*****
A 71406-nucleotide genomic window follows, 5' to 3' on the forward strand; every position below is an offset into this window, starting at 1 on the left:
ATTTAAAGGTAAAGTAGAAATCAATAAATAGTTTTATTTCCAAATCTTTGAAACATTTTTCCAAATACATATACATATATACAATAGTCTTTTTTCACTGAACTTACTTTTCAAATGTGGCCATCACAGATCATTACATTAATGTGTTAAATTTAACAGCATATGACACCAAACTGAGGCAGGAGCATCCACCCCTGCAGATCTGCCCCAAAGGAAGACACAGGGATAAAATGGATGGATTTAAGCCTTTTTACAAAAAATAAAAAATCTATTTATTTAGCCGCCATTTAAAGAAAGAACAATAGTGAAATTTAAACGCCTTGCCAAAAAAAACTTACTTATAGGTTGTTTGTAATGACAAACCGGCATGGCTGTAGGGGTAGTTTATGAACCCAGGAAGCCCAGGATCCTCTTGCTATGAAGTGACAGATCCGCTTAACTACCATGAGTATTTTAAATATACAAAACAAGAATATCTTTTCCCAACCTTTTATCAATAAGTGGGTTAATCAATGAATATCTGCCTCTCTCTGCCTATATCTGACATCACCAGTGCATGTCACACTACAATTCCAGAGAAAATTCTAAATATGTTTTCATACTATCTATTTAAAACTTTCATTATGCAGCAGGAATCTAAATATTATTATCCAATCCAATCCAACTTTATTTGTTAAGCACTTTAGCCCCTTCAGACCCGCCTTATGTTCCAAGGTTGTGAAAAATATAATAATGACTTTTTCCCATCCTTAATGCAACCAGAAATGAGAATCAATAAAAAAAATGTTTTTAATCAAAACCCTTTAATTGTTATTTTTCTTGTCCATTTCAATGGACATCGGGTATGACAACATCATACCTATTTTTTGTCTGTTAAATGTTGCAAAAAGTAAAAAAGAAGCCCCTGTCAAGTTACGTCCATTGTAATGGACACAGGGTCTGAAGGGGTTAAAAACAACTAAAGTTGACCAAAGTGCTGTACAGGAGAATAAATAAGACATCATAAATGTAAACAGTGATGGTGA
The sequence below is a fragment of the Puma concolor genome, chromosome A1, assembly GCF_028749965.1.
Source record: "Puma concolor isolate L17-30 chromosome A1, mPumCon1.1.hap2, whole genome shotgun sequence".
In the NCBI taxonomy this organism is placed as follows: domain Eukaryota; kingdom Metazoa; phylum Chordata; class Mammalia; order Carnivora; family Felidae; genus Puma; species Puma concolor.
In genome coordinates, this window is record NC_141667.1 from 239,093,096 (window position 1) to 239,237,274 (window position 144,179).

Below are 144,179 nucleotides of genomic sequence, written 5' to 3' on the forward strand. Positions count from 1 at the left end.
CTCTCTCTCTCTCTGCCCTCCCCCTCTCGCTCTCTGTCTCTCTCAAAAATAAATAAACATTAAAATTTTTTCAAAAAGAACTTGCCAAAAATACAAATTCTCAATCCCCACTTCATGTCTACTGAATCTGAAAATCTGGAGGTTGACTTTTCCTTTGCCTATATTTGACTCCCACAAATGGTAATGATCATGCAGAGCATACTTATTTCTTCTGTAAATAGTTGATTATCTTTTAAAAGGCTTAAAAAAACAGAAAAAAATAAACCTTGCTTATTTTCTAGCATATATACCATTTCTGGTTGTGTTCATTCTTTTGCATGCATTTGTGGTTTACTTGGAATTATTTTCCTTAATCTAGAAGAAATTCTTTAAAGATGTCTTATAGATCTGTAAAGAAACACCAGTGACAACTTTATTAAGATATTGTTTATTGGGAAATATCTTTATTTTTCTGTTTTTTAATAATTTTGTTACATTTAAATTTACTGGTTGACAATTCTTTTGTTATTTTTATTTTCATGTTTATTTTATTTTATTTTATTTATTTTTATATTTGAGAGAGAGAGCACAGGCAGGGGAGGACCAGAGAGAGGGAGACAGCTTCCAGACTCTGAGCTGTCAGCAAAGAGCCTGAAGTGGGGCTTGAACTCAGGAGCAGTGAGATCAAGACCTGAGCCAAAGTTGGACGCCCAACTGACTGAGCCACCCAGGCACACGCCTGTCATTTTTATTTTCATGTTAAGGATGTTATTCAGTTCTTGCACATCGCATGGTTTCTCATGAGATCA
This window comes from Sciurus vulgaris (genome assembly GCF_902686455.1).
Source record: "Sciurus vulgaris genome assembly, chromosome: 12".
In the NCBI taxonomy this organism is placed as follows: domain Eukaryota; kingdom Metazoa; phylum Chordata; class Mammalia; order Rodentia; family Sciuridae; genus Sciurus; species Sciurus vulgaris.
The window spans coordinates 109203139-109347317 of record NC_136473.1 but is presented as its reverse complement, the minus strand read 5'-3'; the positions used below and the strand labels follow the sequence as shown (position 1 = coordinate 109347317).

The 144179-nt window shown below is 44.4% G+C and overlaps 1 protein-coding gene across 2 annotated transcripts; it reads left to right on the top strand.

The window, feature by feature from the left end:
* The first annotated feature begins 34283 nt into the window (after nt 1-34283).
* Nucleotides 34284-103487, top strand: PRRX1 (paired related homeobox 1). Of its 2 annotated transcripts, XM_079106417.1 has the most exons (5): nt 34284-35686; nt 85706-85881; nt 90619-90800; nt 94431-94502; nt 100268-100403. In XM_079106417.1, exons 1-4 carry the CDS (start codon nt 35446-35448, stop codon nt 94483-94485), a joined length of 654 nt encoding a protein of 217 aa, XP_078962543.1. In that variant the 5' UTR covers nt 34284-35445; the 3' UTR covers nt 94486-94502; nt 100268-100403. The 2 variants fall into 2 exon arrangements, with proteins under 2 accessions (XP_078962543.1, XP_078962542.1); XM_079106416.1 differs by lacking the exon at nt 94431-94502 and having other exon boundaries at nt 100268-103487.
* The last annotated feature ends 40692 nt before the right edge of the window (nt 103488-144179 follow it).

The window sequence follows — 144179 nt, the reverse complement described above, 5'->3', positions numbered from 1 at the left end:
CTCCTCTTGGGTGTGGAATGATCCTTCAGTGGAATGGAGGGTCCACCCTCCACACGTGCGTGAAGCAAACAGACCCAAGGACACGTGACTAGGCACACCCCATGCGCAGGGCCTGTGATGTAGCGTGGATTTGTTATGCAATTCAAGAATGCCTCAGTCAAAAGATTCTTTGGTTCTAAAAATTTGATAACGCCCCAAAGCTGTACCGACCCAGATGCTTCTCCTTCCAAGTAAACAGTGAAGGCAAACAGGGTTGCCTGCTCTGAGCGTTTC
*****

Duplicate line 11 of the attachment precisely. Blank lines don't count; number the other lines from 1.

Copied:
In the NCBI taxonomy this organism is placed as follows: domain Eukaryota; kingdom Metazoa; phylum Chordata; class Mammalia; order Rodentia; family Sciuridae; genus Sciurus; species Sciurus vulgaris.